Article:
The present invention provides an edible multilayer moisture barrier for food products. This edible multilayer moisture barrier is highly effective in preventing moisture migration within a multi-component food product between food components having different water activities and/or moisture contents at a given storage temperature. The edible multilayer moisture barrier is effective for providing a barrier with sufficient mechanical flexibility to be organoleptically acceptable with various food types at a range of storage and use temperatures. The edible multilayer moisture barrier can be easily applied with commercial equipment. The edible multilayer moisture barrier is flexible and, thus, does not easily crack with handling or use.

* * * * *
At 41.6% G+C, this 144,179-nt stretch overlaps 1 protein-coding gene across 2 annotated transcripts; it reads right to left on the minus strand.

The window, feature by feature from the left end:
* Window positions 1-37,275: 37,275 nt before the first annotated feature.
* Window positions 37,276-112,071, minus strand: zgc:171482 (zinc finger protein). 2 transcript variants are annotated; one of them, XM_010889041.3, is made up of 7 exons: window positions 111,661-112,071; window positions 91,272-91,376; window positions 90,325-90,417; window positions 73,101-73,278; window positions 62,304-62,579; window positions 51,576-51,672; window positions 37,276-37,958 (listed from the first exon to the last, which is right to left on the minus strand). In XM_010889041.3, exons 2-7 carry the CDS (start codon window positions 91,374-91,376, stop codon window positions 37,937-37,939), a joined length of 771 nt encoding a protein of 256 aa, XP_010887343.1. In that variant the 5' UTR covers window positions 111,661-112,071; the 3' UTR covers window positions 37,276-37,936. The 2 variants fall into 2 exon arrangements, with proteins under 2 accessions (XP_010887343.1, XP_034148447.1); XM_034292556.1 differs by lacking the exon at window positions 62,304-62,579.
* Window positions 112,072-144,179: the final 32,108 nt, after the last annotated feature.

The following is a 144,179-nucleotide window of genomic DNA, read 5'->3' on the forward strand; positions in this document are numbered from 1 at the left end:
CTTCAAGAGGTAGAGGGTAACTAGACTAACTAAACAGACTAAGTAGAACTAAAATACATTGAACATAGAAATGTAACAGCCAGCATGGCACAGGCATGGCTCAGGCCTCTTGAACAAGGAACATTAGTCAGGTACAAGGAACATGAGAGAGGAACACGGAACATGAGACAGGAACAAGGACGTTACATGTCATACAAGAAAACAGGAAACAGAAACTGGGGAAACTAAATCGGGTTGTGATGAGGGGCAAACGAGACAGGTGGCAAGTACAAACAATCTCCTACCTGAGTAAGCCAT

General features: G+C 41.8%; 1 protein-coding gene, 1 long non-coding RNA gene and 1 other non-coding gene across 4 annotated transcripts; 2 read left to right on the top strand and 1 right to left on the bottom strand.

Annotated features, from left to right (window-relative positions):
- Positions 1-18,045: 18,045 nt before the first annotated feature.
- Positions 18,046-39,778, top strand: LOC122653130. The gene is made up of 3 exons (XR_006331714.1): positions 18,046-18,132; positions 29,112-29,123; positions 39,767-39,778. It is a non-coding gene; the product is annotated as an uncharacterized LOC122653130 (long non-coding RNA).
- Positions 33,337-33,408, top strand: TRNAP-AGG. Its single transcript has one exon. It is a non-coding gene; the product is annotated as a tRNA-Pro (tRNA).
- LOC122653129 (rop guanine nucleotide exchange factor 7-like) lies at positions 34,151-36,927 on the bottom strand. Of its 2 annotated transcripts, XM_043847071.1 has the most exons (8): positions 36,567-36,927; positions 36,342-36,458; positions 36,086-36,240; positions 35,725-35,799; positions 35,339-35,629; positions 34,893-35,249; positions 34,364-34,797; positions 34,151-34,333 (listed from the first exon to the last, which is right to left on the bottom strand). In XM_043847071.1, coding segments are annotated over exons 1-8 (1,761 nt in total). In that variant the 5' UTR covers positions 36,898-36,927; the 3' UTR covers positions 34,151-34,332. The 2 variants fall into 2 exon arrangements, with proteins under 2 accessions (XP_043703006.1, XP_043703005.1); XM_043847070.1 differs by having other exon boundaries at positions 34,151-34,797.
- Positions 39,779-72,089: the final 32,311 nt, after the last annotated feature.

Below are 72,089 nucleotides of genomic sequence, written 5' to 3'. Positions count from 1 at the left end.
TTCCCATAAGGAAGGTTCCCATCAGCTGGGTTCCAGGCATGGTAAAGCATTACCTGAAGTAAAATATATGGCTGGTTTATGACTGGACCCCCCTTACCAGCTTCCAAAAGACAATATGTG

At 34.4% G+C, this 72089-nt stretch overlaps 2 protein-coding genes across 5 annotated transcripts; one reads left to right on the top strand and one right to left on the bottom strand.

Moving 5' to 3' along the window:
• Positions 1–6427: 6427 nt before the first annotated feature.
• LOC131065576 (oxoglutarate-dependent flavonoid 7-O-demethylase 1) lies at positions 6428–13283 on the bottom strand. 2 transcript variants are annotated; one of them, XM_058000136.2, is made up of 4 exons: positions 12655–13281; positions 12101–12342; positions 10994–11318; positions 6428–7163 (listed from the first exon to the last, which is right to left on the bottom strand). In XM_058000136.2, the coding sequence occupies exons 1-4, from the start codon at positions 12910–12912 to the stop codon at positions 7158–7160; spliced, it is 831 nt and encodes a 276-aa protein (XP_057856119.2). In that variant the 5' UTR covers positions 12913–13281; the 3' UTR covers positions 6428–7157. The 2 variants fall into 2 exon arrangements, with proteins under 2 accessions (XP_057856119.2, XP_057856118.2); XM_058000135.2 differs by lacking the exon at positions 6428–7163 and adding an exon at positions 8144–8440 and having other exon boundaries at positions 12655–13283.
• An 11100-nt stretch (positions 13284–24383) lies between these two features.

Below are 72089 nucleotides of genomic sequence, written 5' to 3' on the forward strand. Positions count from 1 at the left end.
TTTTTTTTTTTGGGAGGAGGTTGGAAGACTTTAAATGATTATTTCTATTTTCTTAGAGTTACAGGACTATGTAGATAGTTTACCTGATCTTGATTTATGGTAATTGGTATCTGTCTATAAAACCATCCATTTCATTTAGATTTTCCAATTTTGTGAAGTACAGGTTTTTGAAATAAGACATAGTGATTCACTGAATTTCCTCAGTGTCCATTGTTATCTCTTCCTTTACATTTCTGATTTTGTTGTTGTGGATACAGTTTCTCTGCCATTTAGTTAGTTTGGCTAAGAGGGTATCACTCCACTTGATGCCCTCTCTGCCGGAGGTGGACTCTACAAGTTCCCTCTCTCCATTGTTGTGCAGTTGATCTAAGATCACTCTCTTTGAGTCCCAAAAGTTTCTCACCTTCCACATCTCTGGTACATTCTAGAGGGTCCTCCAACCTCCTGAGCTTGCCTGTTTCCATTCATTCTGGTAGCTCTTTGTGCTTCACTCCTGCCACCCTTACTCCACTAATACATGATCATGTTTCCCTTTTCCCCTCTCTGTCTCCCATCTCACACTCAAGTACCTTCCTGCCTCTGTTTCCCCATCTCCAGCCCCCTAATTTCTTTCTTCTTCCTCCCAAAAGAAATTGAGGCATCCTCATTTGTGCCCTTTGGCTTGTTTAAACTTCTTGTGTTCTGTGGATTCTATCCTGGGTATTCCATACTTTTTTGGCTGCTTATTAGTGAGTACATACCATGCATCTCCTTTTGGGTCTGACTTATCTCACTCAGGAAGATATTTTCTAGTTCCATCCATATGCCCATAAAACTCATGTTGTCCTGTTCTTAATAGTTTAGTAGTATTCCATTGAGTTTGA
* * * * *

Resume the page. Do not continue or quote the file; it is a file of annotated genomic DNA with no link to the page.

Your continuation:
The edible multilayer moisture barrier of the present invention includes a lipid layer and a flexible hydrophobic layer. Preferably the lipid layer is also flexible. The lipid layer is formed from a composition comprising 0 to about 35 percent of an edible microparticulated high melting lipid having a melting point of about 70 C. or higher and an edible low melting triglyceride blend having a melting point of about 35 C. or lower. For purposes of this invention, an “edible low melting triglyceride blend” includes a single edible low melting triglyceride and, preferably, mixtures of such triglycerides. Such mixtures of triglycerides generally include natural, fully or partially hydrogenated edible fats and oils, fractionated edible fats and oils, and/or non-hydrogenated edible fats and oil having the appropriate solid fat content (SFC) profile (as detailed below). Suitable edible low melting triglycerides include oxidatively stable natural, hydrogenated, and/or fractionated vegetable oils or animal fats including, for example, coconut oil, rapeseed oil, soybean oil, palm oil, palm kernel oil, sunflower oil, corn oil, canola oil, cottonseed oil, peanut oil, cocoa butter, anhydrous milkfat, lard, beef fat, and the like, as well as mixtures thereof. Preferred edible low melting triglycerides should be stable against oxidation and/or hydrolysis and include canola oil, palm oil, palm kernel oil, coconut oil, partially hydrogenated soybean oil, and mixtures thereof. In addition, the lipid layer may also contain up to about 35 percent of an edible microparticulated high melting lipid having a melting point of about 70 EC or higher. If included in the lipid layer, the edible microparticulated high melting lipid should not contain sufficient amounts of large particles (generally about 50 microns or greater) to impart a gritty texture of the food product in which the moisture barrier is used. Preferably, the edible microparticulated high melting lipid has a volume average particle size (as measured, for example, using a Horiba LA-900 Laser Particle Sizer from Horiba Instrument, Inc., Irvine, Calif.) of about 10 microns or less (preferably about 1 to abut 5 microns), wherein at least about 5 percent of the microparticulated lipid particles have a particle size of 1 microns or less. This composition has unique thermomechanical properties that makes it ideal as an edible moisture barrier for use in food products.